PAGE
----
But I am so excited!
 

peregrina2000

Moderator
Staff member
Boy, Laurie, if I were doing my Camino in June, I would be right there with you!!I've been contemplating doing just about what you've suggested (though your facility with maps, "wikilocs" etc. leaves me in the dirt (note to self: how am I going to learn all this stuff before March 20?!)). I would be doing this all alone; for the very first time in my preparation (after 20 years of dreaming/planning) I'm feeling a bit "unsure" (meaning SCARED!).You guys are all so knowledgeable about the different caminos and how to navigate them. I've spent the last month in the library reading about Spanish history and Romanesque Architecture. Probably would have been better learning navigation and Spanish. Any suggestions on tutorial on GPS navigation and translating it to Google maps, with the milage/time for walking? That is a new one to me.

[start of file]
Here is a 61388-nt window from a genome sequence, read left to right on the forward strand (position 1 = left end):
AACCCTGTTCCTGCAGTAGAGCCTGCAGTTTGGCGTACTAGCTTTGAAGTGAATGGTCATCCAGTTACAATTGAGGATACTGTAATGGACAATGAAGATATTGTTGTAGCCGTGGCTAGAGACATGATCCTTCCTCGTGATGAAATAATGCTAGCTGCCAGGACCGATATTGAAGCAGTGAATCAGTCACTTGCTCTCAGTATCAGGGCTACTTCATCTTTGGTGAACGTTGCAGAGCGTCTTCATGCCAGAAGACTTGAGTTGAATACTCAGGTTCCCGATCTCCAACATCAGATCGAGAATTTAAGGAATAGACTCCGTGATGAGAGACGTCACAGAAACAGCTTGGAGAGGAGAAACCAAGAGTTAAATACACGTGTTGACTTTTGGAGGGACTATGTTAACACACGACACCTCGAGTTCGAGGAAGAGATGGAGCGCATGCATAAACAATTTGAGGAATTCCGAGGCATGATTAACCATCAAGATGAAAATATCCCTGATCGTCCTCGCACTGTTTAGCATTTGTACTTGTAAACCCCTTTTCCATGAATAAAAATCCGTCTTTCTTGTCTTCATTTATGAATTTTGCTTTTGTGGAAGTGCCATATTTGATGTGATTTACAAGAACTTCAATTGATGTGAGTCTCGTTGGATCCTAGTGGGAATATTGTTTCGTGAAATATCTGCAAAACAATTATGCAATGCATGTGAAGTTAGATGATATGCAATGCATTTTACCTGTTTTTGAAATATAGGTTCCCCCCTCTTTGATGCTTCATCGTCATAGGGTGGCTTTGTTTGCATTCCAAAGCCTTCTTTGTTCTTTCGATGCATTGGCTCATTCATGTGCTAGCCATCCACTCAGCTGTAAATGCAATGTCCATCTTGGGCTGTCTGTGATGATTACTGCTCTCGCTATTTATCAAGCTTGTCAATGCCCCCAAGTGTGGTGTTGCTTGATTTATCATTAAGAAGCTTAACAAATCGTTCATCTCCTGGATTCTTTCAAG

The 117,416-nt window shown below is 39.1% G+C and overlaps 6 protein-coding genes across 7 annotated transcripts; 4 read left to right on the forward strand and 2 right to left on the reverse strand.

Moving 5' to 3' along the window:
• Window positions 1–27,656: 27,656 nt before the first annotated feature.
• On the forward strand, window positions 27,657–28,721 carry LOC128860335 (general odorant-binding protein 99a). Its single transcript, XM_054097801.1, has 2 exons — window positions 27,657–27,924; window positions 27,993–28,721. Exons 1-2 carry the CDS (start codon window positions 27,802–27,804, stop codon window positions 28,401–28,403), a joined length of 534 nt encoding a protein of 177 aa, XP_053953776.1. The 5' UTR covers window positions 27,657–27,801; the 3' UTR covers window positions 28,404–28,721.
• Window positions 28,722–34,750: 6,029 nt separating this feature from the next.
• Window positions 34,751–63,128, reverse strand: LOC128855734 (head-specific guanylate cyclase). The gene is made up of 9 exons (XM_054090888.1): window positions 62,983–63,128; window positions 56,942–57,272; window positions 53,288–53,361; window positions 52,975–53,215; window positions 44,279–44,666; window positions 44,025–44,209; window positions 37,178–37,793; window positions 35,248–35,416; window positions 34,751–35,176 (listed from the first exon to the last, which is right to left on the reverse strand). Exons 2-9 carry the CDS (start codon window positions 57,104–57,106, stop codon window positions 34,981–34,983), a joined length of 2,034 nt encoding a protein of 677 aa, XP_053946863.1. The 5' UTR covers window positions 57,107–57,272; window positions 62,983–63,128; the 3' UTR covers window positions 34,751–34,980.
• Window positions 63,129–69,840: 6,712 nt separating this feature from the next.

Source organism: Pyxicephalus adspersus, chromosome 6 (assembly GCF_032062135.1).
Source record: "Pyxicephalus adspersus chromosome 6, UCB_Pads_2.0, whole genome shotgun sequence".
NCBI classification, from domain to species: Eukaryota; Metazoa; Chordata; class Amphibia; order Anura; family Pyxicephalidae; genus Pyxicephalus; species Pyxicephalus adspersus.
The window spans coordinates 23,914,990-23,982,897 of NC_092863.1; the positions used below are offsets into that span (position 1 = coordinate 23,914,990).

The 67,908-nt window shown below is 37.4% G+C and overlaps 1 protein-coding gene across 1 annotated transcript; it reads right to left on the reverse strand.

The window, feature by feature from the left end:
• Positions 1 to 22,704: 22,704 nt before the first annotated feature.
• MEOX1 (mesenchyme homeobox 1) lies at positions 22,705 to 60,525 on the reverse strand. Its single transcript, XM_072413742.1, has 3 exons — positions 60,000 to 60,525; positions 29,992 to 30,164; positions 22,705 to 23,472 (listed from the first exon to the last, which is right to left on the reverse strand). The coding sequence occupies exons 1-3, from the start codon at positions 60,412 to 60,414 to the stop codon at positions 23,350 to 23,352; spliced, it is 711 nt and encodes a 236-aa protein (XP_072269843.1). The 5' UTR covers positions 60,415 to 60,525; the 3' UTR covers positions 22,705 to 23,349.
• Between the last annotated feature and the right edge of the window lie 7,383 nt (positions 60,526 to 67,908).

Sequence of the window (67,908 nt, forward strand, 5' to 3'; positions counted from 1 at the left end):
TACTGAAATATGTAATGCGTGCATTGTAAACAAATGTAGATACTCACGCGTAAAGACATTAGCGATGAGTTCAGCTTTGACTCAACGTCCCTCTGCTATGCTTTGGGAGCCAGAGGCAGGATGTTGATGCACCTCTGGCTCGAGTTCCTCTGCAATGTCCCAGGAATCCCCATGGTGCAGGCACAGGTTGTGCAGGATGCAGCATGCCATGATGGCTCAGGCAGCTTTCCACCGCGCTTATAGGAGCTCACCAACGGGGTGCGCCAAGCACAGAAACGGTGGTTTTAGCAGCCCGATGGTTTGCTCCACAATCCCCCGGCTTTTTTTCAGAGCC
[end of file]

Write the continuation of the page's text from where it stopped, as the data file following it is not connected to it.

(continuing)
But I am so excited!
Ha ha ha. Cathryn, you are probably the only person on this forum who would think I have any facility with maps or wikiloc. It's obvious that you haven't been on the forum long, or you would have seen some of my idiotic questions. :) I am a pretty clueless technologically challenged pilgrim.